In Budri v. FirstFleet, Inc., an employee sued his employer and supervisor for a number of causes of action, including a claim for breach of fiduciary duty. No. 3:19-CV-0409-N-BH, 2019 U.S. Dist. LEXIS 188251 (N.D. Tex. September 20, 2019). The federal magistrate recommended dismissing the breach of fiduciary duty claim because there were no allegations that supported the defendants owing a fiduciary duty to the employee:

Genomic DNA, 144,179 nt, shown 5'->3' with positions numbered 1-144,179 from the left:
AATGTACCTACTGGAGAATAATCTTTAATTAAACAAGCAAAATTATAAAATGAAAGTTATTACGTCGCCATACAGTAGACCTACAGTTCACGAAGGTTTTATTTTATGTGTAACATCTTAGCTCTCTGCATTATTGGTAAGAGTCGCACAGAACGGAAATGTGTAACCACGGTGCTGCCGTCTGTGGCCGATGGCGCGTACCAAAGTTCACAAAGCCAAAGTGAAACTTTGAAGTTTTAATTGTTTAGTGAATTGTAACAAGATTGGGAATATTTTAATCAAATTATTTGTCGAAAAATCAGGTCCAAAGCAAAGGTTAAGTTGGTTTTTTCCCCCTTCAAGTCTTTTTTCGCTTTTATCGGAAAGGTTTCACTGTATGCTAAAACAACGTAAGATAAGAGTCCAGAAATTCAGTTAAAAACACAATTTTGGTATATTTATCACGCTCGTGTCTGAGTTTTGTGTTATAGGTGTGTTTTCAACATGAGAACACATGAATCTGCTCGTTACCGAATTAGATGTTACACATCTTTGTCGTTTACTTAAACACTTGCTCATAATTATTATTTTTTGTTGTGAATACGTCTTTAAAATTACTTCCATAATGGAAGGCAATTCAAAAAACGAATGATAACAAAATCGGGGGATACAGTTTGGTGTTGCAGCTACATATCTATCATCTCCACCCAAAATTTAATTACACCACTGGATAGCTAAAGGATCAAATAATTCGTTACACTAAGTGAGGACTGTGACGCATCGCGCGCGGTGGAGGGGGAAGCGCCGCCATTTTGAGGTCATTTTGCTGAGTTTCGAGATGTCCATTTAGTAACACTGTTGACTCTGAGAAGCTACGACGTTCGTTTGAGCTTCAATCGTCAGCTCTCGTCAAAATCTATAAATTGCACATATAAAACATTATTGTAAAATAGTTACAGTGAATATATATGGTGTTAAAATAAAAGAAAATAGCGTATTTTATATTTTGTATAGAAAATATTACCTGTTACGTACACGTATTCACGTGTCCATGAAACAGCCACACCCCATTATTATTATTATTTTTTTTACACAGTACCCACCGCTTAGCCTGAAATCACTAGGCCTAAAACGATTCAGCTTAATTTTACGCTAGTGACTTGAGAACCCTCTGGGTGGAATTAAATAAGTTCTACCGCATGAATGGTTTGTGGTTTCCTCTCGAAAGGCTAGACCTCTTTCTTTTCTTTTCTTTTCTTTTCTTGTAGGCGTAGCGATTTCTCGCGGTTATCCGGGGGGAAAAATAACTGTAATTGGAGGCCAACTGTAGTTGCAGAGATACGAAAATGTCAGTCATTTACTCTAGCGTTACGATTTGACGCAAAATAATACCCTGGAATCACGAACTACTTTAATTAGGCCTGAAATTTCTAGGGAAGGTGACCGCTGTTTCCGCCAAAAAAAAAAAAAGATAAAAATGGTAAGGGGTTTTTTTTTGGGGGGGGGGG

Under Texas law, the essential elements of a breach of fiduciary duty claim are “(1) a fiduciary relationship must exist between the plaintiff and defendant; (2) the defendant must have breached his fiduciary duty to the plaintiff; and (3) the defendant’s breach must result in injury to the plaintiff or benefit to the defendant.” Hunn v. Dan Wilson Homes, Inc., 789 F.3d 573, 581 (5th Cir. 2015) (quoting Graham Mortg. Corp. v. Hall, 307 S.W.3d 472, 479 (Tex. App.—Dallas 2010, no pet.)). Whether a party owes a fiduciary duty is a question of law. Meyer v. Cathey, 167 S.W.3d 327, 330 (Tex. 2005). Courts impose fiduciary duties on parties based on the special nature of the relationships between such parties. Johnson v. Brewer & Pritchard, P.C., 73 S.W.3d 193, 199 (Tex. 2002). A fiduciary duty arises from certain formal relationships as a matter of law, such as an attorney-client or trustee relationship. Id. Courts also recognize an informal fiduciary duty that arises from “a moral, social, domestic or purely personal relationship of trust and confidence.” Associated Indem. Corp. v. CAT Contracting, Inc., 964 S.W.2d 276, 287 (Tex. 1998). Here, Plaintiff alleges that on January 30, 2017, he put in a request to purchase a new headlamp bulb to replace the burnt-out bulb in his commercial truck as was necessary to comply with safety regulations, but Supervisor denied his request. Plaintiff contends by denying his request, Supervisor breached his fiduciary duty by failing to comply with a provision in the employee handbook that required him to assist Plaintiff while he was on the road, and to authorize electronic payments to allow him to pay for “parts and/or accessories of the truck equipment for minor repairs . . . to be made by the . . . [him] on the road” in order to comply with safety regulations. (Id.) Although Plaintiff appears to allege that Supervisor owed him a duty to assist him while on the road, he fails to identify any “special relationship” between him and Supervisor or any other Defendant, and he fails to allege how any breach directly resulted in an injury to him. (See id.) Even accepting all of his allegations as true, Plaintiff fails to state a claim for breach of fiduciary duty, and this claim should be dismissed. See Richardson v. Ocwen Loan Servicing, LLC, No. 3:13-CV-2578-O, 2014 U.S. Dist. LEXIS 177318, 2014 WL 7336890, at *7-8 (N.D. Tex. Dec. 24, 2014) (dismissing breach of fiduciary duty claims where plaintiff failed to allege existence of a “special relationship of trust and confidence”); see also Johnson v. Affiliated Computer Servs., Inc., No. 3:10-CV-2333-B, 2011 U.S. Dist. LEXIS 102128, 2011 WL 4011429, at *6 (N.D. Tex. Sept. 9, 2011) (dismissing breach of fiduciary duty claim where plaintiff failed to plead sufficient facts that would indicate the existence of a fiduciary duty owed by the defendant); cf. Kardell v. Union Bankers Ins. Co., No. 05-01-00662-CV, 2002 Tex. App. LEXIS 5760, 2002 WL 1809867, at *7 (Tex. App.—Dallas Aug. 8, 2002, no pet.) (finding that a fiduciary duty did not exist between an employer and employee “based solely on the length of the employment relationship and the employee’s subjective trust of the employer.” (citing cases)).